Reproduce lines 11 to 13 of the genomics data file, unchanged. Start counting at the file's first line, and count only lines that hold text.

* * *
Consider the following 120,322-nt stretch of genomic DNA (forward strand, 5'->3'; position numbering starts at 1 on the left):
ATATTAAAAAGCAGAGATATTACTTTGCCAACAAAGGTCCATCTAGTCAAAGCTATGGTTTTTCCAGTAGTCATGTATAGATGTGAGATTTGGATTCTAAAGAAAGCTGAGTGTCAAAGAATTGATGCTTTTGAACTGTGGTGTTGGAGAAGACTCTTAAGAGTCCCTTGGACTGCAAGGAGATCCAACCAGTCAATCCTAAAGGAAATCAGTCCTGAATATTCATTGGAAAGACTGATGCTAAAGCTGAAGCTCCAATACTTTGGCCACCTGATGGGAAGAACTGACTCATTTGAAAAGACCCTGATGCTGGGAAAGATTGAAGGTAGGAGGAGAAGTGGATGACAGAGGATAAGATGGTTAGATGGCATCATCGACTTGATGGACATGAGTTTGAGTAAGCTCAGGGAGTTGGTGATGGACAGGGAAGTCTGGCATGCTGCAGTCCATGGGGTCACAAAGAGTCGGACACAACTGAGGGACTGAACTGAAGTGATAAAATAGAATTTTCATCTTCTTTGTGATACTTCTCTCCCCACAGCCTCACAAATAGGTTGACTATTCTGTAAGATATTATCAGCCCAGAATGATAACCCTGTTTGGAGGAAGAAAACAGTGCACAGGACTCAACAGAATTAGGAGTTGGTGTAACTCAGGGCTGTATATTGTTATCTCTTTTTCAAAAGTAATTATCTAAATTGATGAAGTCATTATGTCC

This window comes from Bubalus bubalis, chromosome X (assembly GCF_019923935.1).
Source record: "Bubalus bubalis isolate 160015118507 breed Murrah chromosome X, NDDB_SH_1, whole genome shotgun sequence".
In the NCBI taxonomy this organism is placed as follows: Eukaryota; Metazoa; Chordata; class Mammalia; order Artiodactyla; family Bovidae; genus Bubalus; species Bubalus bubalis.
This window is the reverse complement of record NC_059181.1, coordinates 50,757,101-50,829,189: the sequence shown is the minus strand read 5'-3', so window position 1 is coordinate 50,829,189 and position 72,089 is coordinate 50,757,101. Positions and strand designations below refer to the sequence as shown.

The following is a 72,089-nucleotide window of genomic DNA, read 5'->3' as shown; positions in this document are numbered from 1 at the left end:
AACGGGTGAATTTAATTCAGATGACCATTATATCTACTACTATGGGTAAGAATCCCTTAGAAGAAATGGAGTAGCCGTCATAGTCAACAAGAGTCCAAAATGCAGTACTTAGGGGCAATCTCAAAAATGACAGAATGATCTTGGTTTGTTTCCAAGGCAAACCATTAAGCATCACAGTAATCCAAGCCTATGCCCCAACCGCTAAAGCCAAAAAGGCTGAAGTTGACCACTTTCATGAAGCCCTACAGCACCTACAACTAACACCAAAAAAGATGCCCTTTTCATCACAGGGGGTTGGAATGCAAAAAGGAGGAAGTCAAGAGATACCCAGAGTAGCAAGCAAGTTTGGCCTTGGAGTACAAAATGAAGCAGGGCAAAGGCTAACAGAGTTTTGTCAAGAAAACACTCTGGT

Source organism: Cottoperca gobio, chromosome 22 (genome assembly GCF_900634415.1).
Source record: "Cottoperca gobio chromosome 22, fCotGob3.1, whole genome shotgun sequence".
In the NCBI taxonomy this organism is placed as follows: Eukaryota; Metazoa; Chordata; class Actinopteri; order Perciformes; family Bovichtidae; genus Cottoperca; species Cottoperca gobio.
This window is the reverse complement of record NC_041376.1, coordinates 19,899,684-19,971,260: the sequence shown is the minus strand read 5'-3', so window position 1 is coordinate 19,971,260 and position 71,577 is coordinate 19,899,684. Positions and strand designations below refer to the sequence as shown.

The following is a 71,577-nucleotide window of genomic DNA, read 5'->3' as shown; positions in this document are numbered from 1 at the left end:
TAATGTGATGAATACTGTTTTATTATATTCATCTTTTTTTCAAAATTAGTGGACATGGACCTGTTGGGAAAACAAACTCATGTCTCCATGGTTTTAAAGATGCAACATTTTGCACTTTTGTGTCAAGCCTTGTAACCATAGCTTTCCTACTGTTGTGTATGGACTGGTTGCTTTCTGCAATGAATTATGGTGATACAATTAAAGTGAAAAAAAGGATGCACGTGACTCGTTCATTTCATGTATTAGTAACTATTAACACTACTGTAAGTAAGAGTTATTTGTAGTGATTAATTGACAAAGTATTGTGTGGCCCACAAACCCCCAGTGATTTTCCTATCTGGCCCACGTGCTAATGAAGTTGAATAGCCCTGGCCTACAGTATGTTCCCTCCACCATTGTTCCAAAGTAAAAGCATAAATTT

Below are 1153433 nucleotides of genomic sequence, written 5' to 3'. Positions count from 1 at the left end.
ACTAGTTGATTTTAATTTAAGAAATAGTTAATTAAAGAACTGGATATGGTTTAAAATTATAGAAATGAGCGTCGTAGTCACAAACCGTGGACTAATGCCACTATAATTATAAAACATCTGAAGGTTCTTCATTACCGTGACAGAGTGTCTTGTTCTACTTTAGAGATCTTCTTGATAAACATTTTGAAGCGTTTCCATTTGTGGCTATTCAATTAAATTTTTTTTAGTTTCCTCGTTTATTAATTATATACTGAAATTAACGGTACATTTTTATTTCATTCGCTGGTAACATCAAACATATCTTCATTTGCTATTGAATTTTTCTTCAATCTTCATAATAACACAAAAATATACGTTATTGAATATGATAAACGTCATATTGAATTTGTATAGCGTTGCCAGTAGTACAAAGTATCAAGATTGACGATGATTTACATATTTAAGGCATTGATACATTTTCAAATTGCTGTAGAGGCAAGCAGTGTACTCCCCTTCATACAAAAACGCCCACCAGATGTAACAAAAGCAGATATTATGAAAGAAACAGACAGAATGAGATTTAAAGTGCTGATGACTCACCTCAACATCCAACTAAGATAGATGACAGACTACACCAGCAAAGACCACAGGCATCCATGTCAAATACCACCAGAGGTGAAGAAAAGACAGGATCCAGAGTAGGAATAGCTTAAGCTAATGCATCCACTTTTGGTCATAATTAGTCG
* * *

In the NCBI taxonomy this organism is placed as follows: Eukaryota; Metazoa; Chordata; class Actinopteri; order Perciformes; family Bovichtidae; genus Cottoperca; species Cottoperca gobio.
This window is the reverse complement of record NC_041376.1, coordinates 19,899,684-19,971,260: the sequence shown is the minus strand read 5'-3', so window position 1 is coordinate 19,971,260 and position 71,577 is coordinate 19,899,684. Positions and strand designations below refer to the sequence as shown.

The following is a 71,577-nucleotide window of genomic DNA, read 5'->3' as shown; positions in this document are numbered from 1 at the left end: